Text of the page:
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Checking the Approximations

The preceding discussion considered several possible approximations for nonlinear piano-string synthesis. Other neglected terms in the stiff-string wave equation were not even discussed, such as terms due to shear deformation and rotary inertia that are included in the (highly accurate) Timoshenko beam theory formulation [261,169]. The following questions naturally arise:
  • How do we know for sure our approximations are inaudible?
  • We can listen, but could we miss an audible effect?
  • Could a difference become audible after more listening?
To answer these questions, it is helpful to have a truth reference--a ``perceptually exact'' model.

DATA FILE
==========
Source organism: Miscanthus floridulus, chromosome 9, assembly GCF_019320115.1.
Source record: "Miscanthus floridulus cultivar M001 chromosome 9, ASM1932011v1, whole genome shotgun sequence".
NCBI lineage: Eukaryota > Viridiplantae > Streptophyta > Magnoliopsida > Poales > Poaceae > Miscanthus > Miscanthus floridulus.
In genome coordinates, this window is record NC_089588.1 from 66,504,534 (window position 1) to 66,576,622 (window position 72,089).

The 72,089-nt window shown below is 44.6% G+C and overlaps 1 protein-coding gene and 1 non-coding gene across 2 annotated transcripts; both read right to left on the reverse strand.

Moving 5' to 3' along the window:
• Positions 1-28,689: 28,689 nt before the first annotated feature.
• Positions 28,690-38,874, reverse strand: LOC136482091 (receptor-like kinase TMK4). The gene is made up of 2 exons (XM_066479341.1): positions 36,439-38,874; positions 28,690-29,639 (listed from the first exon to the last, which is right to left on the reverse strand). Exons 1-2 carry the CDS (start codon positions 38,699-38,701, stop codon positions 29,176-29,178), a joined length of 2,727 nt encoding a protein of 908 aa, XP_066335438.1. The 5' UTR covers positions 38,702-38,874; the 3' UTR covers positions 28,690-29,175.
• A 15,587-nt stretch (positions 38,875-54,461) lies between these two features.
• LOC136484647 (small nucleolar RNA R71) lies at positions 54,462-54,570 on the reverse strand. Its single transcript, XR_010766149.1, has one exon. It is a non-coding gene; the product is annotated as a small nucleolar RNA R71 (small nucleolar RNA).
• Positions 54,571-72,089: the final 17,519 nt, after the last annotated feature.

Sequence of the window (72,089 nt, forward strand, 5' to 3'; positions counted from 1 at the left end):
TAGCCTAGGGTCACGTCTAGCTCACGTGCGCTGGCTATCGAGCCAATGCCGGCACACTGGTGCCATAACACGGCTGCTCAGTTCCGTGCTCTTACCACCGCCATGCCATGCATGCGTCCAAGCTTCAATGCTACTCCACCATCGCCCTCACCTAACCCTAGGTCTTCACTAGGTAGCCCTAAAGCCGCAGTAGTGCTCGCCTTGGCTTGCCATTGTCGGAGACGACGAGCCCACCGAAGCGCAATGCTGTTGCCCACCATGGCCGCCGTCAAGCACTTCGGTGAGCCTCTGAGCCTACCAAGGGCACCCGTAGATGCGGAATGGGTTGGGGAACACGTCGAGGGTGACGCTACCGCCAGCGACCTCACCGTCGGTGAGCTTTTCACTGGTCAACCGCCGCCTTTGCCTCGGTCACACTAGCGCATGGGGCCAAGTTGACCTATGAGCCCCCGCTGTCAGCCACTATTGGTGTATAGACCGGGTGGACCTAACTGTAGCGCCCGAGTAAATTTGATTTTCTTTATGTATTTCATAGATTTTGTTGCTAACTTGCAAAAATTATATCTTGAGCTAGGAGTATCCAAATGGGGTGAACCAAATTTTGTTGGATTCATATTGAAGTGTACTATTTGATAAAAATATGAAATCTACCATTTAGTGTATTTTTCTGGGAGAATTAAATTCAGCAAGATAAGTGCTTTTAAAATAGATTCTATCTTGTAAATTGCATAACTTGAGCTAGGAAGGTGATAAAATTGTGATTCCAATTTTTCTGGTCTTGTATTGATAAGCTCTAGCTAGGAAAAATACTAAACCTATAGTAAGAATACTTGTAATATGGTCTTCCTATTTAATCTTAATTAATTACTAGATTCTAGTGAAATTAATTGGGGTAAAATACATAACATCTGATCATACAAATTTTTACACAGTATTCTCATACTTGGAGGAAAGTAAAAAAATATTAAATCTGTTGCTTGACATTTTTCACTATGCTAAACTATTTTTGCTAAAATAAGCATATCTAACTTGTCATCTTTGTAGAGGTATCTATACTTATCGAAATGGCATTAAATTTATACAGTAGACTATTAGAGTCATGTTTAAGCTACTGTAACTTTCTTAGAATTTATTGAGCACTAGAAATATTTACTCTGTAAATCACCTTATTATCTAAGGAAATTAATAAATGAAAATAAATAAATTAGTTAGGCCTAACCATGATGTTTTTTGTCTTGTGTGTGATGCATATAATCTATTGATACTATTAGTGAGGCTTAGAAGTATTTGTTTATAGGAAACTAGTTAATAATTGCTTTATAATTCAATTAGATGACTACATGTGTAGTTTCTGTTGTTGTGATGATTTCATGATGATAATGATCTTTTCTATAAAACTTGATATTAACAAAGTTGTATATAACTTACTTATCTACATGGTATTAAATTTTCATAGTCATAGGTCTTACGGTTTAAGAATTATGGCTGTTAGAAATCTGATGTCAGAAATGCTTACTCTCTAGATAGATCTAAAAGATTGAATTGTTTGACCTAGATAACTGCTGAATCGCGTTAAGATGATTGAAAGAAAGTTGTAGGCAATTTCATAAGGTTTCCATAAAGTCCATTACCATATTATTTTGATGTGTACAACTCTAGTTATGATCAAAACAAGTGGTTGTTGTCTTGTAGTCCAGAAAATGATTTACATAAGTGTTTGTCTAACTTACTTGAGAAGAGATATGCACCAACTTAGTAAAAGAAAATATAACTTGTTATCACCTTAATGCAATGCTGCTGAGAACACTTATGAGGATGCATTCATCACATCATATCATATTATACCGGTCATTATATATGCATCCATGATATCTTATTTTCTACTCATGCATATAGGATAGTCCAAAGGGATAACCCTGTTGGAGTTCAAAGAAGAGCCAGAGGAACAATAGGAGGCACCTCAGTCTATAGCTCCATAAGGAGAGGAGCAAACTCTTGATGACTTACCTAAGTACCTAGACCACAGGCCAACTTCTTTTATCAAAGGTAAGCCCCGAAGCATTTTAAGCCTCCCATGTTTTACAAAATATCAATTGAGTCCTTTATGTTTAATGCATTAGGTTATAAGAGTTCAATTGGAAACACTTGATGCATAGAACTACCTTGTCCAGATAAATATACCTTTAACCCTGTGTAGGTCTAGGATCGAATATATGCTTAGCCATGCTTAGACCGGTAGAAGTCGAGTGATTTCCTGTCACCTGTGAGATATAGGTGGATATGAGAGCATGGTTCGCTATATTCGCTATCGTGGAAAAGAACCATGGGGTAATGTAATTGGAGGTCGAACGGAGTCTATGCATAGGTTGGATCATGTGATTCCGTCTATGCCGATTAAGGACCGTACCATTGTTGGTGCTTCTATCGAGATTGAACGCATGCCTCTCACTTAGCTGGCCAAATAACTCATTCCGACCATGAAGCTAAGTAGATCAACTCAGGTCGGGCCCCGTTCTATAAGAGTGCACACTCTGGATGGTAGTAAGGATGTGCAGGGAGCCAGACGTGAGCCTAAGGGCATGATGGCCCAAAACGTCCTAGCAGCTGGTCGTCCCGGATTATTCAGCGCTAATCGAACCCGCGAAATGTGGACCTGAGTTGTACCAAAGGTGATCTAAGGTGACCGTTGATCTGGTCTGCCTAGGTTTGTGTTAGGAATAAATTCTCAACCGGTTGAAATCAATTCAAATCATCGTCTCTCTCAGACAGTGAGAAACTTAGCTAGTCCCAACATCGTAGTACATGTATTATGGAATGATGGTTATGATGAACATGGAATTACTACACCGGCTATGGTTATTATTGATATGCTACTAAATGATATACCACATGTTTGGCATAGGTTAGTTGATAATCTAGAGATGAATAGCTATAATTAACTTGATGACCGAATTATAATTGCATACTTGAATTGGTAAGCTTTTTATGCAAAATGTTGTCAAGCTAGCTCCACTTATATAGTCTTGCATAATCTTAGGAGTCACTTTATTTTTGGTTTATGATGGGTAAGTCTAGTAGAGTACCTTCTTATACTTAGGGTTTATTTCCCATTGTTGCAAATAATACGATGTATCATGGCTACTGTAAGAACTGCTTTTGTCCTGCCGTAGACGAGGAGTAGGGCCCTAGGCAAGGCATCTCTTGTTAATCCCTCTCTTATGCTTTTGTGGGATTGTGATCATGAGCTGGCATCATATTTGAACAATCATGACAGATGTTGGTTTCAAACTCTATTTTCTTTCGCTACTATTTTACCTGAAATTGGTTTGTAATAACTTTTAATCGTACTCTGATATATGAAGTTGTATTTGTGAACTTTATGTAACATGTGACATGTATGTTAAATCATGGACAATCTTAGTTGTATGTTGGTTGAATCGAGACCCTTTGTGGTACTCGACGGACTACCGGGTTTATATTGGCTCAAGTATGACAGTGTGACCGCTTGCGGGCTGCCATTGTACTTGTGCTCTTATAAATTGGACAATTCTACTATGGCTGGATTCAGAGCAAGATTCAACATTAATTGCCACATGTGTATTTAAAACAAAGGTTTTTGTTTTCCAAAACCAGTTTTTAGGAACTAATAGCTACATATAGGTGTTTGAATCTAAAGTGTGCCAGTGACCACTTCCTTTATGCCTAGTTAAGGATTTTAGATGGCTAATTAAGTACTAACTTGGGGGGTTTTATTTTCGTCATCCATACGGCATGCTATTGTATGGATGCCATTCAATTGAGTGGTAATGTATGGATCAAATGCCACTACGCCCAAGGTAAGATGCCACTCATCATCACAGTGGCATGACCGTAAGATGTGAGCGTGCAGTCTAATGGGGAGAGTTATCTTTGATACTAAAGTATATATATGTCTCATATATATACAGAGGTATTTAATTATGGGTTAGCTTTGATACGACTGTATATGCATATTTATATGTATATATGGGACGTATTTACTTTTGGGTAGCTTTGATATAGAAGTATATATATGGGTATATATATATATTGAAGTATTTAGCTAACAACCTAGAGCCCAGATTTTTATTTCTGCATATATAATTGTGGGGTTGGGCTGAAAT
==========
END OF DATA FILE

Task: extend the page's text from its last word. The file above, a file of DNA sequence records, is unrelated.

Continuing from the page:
Note that there are software tools (e.g., from the world of perceptual audio coding [62,472]) that can be used to measure the audible equivalence of two sounds [456]. For an audio coder, these tools predict the audibility of the difference between original and compressed sounds. For sound synthesis applications, we want to compare our ``exact'' and ``computationally efficient'' synthesis models.
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A Stiff Mass-Spring String Model
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Efficient Waveguide Synthesis of Nonlinear Piano Strings